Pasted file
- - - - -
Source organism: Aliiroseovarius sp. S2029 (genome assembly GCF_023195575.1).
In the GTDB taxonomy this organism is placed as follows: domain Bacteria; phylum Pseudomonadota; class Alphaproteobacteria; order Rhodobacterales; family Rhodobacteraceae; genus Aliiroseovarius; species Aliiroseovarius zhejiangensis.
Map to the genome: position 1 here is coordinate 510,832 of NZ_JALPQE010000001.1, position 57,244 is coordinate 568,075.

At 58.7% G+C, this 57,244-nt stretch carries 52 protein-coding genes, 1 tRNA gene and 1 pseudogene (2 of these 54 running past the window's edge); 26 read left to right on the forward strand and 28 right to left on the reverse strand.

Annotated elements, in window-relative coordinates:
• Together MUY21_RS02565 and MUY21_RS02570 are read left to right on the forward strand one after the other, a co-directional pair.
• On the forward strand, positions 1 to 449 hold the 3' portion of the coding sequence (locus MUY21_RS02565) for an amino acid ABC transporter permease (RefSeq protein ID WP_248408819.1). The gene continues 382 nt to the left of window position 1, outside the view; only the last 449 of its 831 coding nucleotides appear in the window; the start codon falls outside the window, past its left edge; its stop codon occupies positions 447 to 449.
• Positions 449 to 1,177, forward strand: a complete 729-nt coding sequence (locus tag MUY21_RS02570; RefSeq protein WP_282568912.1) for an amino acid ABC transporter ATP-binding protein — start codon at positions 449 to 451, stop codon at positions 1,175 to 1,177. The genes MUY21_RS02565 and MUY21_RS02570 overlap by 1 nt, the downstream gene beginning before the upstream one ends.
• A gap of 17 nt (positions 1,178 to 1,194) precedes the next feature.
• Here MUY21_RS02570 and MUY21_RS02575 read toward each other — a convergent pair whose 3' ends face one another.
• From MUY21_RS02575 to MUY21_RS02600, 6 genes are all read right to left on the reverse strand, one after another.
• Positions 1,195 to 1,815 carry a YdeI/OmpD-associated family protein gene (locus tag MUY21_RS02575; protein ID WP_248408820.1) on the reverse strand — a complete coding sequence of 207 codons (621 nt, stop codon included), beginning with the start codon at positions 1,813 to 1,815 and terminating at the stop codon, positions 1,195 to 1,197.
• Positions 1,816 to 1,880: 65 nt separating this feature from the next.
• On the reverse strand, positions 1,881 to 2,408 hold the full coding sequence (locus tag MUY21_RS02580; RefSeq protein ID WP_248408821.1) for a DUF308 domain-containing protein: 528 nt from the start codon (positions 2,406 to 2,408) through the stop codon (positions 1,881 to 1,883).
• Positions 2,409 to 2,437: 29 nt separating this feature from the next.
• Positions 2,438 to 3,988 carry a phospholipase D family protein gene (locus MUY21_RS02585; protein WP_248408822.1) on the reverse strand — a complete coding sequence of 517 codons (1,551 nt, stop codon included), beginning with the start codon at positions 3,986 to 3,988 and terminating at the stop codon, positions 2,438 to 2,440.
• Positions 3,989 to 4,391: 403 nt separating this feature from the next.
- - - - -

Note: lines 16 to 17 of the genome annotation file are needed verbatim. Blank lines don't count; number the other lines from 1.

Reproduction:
• Positions 2,438 to 3,988 carry a phospholipase D family protein gene (locus MUY21_RS02585; protein WP_248408822.1) on the reverse strand — a complete coding sequence of 517 codons (1,551 nt, stop codon included), beginning with the start codon at positions 3,986 to 3,988 and terminating at the stop codon, positions 2,438 to 2,440.
• Positions 3,989 to 4,391: 403 nt separating this feature from the next.